What Is Chesspresso™?
Chesspresso™ is Java library to help developers in writing any kind of chess program. It is open-source (LGPL) and contains state-of the art algorithms to implement chess concepts.
What Is Chesspresso™ For?
When you always wanted to write a chess application but feared the effort
to implement all the necessary data structures and rules, Chesspresso™
is the just what you might be looking for.
Chesspresso™ wants to be the library you base your next Java chess-program on. It is prepared to a base for all kinds of chess applications, be it databases, game browsers, statistic programs, engines, front-end for internet chess servers, teaching programs, etc.
Chesspresso™ was actually not only a chess library, but a full
database program. Feel free to download
that version as well (not open-source). Recently, I decided to make the
core of the application open-source and call it Chesspresso™ as well.
I have not decided yet how to resolve that confusion.
Power versus Performance
If your goal is to write a world-class chess engine, Java should not be your language of choice. However, if you have the choice to use a speedy versus a slow implementation, you would also choose the former one, wouldn't you? If it is not too expensive both money and time-wise. And it is neither!
Chesspresso™ tries to combine both performance (memory footprint and speed) and programmatical power (through high-level abstractions and interfaces). Chesspresso™ was optimized for speed but only if it did not harm clean design.
Browse the entire Javadoc to get an impression on the available features.
- Chess: a class containing general definitions for chess
- Move: a class representing chess moves
- Position: several abstractions of a chess position are available: immutable, mutable, and moveable position (move, undo move, generateAllMoves) interfaces plus implementations, the main one is based on bitboards.
- Game: abstraction of a chess game with support for lines, annotations, ability to traverse, walk through the game, etc.
- PositionView: an interactive panel to display a position, reacts on piece dragging and square clicking and fowrads events to listeners
- GameBrowser: an interactive panel to display a game, contains both a textual (based on PGN) and a graphical view (based on the free Chess Cases font), support for browsing the game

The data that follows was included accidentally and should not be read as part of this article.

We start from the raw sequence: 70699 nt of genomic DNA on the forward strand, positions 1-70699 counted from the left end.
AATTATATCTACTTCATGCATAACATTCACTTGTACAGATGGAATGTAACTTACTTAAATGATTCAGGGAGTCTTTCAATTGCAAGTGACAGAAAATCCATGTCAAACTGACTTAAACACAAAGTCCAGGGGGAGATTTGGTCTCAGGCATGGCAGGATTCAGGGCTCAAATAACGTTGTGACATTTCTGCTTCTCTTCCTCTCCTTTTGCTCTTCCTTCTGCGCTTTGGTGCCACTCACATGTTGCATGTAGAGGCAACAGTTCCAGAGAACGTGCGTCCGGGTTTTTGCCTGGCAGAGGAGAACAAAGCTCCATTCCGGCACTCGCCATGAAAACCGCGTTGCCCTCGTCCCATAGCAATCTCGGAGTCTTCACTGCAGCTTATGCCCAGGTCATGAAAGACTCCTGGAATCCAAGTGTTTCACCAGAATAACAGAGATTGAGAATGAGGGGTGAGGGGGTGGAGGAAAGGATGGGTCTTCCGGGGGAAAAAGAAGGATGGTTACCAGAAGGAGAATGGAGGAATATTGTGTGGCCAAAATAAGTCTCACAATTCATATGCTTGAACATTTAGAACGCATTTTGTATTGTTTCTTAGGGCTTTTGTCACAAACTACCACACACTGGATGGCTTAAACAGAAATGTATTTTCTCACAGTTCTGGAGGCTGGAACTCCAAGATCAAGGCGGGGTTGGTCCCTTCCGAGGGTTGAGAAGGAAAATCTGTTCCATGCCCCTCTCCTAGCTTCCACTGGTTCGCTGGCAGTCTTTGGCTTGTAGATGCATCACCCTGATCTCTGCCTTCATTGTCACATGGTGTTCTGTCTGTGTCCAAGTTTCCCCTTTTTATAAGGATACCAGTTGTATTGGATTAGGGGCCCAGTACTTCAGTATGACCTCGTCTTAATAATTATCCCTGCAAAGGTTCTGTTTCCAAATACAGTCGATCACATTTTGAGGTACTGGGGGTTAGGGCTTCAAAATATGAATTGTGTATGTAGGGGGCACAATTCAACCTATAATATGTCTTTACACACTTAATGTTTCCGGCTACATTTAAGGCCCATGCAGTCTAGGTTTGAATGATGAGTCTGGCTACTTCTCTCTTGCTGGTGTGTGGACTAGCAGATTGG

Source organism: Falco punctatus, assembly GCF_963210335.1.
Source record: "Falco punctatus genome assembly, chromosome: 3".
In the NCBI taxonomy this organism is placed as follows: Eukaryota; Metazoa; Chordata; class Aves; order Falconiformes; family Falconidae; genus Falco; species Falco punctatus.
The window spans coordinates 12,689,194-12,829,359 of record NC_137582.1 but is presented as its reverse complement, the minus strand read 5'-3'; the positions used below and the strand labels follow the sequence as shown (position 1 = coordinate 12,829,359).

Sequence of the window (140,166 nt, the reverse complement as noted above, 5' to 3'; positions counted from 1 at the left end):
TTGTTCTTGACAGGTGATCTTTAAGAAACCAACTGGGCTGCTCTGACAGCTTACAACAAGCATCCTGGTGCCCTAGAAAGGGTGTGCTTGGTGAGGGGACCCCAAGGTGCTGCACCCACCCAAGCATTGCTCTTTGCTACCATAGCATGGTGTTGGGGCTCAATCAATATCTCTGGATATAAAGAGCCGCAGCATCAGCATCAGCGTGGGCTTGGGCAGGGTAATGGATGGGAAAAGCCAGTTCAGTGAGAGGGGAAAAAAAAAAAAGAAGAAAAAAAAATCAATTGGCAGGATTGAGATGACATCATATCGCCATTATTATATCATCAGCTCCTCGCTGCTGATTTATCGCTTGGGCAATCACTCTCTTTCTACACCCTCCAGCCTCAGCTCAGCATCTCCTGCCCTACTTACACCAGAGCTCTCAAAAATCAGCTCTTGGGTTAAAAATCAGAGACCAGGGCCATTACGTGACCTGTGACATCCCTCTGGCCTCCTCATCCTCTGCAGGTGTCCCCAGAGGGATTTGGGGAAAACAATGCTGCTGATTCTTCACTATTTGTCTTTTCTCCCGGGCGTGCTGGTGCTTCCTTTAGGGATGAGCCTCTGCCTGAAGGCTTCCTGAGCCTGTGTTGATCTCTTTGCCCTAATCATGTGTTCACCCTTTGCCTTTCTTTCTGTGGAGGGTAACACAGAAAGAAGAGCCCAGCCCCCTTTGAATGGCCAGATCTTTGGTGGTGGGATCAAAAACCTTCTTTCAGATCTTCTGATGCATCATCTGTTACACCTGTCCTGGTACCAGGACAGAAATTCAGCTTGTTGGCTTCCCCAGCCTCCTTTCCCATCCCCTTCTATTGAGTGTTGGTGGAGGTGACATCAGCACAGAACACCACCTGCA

- PGN (portable game notation): the de-facto standard for ASCII-based
Chesspresso™ contains a high-speed PGNReader and PGNWriter
(Forsyth-Edwards Notation): a standard for describing chess
positions using the ASCII character set.
Chesspresso™ contains support to parse and generate FENs
(Numeric Annotation Glyph): to annotate chess moves and games
Chesspresso™ understands NAG and symbolic and English descriptions
- xboard: contains a class to start xboard compatible engines (like crafty)
- EPD support will follow soon.
ChesspressoBar, Plugins (future plans)
When you always wanted to create a small chess releated program but feared the overhead for all the basic functionality to get started, the ChesspressoBar is for you.
The ChesspressoBar is an application to work with chess games and collections. It allows to read and write PGN files, to view and create games, and much more. The main feature of the ChesspressoBar, however, is that is allows to house plugins. Plugins comprise some chess-related functionality that can be plugged into a framework.
Possible plugin include playing engines, statistic modules, teaching application. Basically everything that operates on chess games and positions.
The ChesspressoBar will be released within one of the next releases of Chesspresso.
How do I get Chesspresso™?
Chesspresso can be downloaded from its project page at Sourceforge.
Who Wrote Chesspresso™?
The author of Chesspresso™ is Bernhard Seybold. That's me. I own a Ph.D. in
computer science from the Federal Institute of Technology in Zurich
(ETHZ). No not in chess programming. However, I took all the courses that were
slightly related to AI, computer games, algorithms, data-structures etc.
Now, I work as a senior software developer for ELCA, a leading supplier of IT services in Switzerland. I play chess since over 20 years and still do (ELO 2100). Sometimes I play on FICS, as BerniMan.
My first game playing program was a connect4 engine, which I wrote competing against this guy. As you can see on his webpage, he still has his version plus a world-class engine for Checkers. Now I thought it is my turn...